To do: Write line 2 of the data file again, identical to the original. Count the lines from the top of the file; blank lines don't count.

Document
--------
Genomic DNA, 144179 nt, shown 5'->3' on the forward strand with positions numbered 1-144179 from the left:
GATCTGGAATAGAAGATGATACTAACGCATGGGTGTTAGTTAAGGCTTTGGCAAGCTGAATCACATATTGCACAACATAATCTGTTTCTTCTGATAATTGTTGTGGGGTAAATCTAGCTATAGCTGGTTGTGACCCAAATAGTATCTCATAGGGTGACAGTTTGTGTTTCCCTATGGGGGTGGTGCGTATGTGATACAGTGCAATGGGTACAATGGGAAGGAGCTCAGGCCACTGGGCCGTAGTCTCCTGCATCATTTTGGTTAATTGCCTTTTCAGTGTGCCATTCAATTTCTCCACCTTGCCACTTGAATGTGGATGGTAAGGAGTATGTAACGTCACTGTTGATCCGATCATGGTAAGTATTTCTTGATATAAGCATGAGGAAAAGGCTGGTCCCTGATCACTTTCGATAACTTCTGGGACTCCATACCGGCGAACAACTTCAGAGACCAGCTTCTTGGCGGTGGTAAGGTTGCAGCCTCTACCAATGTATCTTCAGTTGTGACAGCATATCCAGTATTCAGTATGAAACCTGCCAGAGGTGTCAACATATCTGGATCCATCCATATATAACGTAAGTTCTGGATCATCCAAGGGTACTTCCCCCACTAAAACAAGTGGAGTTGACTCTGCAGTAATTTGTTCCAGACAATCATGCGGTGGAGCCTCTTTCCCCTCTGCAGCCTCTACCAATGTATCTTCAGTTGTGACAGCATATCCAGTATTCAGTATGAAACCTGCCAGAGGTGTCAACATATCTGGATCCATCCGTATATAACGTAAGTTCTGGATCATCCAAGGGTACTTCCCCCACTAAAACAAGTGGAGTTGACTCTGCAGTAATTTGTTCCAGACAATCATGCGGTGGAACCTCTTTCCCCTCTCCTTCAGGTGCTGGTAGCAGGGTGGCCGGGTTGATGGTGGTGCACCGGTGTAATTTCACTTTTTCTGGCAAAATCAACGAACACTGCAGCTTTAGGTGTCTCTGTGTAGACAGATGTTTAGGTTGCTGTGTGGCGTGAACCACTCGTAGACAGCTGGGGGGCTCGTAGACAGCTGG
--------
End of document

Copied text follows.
GATCTGGAATAGAAGATGATACTAACGCATGGGTGTTAGTTAAGGCTTTGGCAAGCTGAATCACATATTGCACAACATAATCTGTTTCTTCTGATAATTGTTGTGGGGTAAATCTAGCTATAGCTGGTTGTGACCCAAATAGTATCTCATAGGGTGACAGTTTGTGTTTCCCTATGGGGGTGGTGCGTATGTGATACAGTGCAATGGGTACAATGGGAAGGAGCTCAGGCCACTGGGCCGTAGTCTCCTGCATCATTTTGGTTAATTGCCTTTTCAGTGTGCCATTCAATTTCTCCACCTTGCCACTTGAATGTGGATGGTAAGGAGTATGTAACGTCACTGTTGATCCGATCATGGTAAGTATTTCTTGATATAAGCATGAGGAAAAGGCTGGTCCCTGATCACTTTCGATAACTTCTGGGACTCCATACCGGCGAACAACTTCAGAGACCAGCTTCTTGGCGGTGGTAAGGTTGCAGCCTCTACCAATGTATCTTCAGTTGTGACAGCATATCCAGTATTCAGTATGAAACCTGCCAGAGGTGTCAACATATCTGGATCCATCCATATATAACGTAAGTTCTGGATCATCCAAGGGTACTTCCCCCACTAAAACAAGTGGAGTTGACTCTGCAGTAATTTGTTCCAGACAATCATGCGGTGGAGCCTCTTTCCCCTCTGCAGCCTCTACCAATGTATCTTCAGTTGTGACAGCATATCCAGTATTCAGTATGAAACCTGCCAGAGGTGTCAACATATCTGGATCCATCCGTATATAACGTAAGTTCTGGATCATCCAAGGGTACTTCCCCCACTAAAACAAGTGGAGTTGACTCTGCAGTAATTTGTTCCAGACAATCATGCGGTGGAACCTCTTTCCCCTCTCCTTCAGGTGCTGGTAGCAGGGTGGCCGGGTTGATGGTGGTGCACCGGTGTAATTTCACTTTTTCTGGCAAAATCAACGAACACTGCAGCTTTAGGTGTCTCTGTGTAGACAGATGTTTAGGTTGCTGTGTGGCGTGAACCACTCGTAGACAGCTGGGGGGCTCGTAGACAGCTGG